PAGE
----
We’ve begun preliminary work on the planet generation algorithm (which will simply be one face of the planet where the early builds will take place). We will also be generating a very simple “universe” that will contain a star which acts as the light source for the planet. Day/night cycle will be in effect by rotating the planet face around.
Ultimately, the first build that will be available should allow you to interact with any blocks of the planet, and travel the full length of the planet face. You will be able to dig out any blocks, and place them wherever you like. You will also be able to “subdivide” the blocks up to 3 levels to create more intricate buildings and structures by working with smaller blocks.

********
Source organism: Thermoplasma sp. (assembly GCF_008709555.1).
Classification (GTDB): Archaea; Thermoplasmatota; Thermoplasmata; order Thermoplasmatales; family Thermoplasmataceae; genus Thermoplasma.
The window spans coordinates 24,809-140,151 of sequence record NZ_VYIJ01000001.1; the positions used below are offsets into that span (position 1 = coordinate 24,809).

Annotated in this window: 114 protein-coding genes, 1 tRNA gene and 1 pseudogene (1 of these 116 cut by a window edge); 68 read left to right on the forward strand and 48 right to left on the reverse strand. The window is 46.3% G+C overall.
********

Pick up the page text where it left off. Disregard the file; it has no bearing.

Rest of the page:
April will expand upon this simple functionality by adding in the first pass at cultures and the early access town, as well as preliminary locations to be found throughout the planet. We will continue to refine both of these until the potential Summer early access build release.
As you need the proper tool for the job at hand, we have spent most of the time in February on the tools necessary for the engine to function. The renderer tools are in a “feature-complete” state, and are currently allowing us to load in a wide range of mesh and texture types, import shaders from external programs, and create cubemap and materials. We will continue to build various tools as game systems require data on the fly.